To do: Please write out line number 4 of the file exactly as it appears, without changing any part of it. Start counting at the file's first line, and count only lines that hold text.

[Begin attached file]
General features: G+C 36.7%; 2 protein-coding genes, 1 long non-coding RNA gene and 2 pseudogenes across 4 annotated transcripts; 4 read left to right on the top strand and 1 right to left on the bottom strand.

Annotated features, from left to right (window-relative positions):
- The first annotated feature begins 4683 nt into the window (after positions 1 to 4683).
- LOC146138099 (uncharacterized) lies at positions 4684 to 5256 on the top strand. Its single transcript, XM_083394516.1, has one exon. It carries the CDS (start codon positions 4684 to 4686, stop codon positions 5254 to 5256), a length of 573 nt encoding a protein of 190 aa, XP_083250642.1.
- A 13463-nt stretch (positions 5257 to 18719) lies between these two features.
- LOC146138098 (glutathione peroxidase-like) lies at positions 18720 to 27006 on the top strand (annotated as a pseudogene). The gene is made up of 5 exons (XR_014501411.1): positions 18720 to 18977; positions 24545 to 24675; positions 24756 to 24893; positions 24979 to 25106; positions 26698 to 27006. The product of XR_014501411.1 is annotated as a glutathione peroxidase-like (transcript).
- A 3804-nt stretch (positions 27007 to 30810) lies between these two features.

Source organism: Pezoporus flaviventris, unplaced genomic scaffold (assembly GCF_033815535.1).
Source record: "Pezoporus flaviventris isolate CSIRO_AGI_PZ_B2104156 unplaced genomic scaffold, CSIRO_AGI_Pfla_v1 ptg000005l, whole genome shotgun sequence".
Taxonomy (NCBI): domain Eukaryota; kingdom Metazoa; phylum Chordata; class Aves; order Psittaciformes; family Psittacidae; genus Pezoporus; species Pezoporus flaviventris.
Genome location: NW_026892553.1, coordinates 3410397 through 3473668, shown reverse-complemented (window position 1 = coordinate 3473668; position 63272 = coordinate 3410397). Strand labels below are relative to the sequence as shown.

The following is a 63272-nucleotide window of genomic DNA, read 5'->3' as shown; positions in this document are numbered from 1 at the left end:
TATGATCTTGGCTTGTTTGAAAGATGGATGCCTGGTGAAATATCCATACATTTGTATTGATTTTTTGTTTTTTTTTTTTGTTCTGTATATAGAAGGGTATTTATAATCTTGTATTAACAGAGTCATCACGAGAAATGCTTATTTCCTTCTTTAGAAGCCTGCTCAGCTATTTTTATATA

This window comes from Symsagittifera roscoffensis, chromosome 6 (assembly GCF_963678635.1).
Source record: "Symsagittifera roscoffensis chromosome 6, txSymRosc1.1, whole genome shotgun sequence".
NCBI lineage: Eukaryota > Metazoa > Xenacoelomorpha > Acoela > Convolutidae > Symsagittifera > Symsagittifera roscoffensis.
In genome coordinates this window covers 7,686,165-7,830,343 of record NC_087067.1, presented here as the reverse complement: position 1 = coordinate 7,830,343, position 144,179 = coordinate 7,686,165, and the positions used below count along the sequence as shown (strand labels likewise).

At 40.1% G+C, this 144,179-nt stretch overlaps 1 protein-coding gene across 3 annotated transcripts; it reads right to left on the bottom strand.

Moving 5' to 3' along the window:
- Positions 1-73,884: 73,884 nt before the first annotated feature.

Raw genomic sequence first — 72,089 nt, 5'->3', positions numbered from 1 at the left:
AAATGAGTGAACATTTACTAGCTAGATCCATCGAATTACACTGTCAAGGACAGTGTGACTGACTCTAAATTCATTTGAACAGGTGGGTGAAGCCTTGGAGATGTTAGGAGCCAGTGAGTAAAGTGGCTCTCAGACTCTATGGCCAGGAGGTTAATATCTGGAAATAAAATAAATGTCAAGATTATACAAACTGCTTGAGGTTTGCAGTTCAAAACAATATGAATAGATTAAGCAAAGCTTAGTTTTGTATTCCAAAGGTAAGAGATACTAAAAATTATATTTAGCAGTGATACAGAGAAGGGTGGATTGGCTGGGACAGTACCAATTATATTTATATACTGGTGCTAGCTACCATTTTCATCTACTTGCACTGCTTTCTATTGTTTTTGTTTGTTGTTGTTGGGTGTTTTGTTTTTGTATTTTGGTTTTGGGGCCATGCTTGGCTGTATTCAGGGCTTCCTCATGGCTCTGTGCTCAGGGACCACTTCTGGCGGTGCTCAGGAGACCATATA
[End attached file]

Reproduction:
- LOC146138099 (uncharacterized) lies at positions 4684 to 5256 on the top strand. Its single transcript, XM_083394516.1, has one exon. It carries the CDS (start codon positions 4684 to 4686, stop codon positions 5254 to 5256), a length of 573 nt encoding a protein of 190 aa, XP_083250642.1.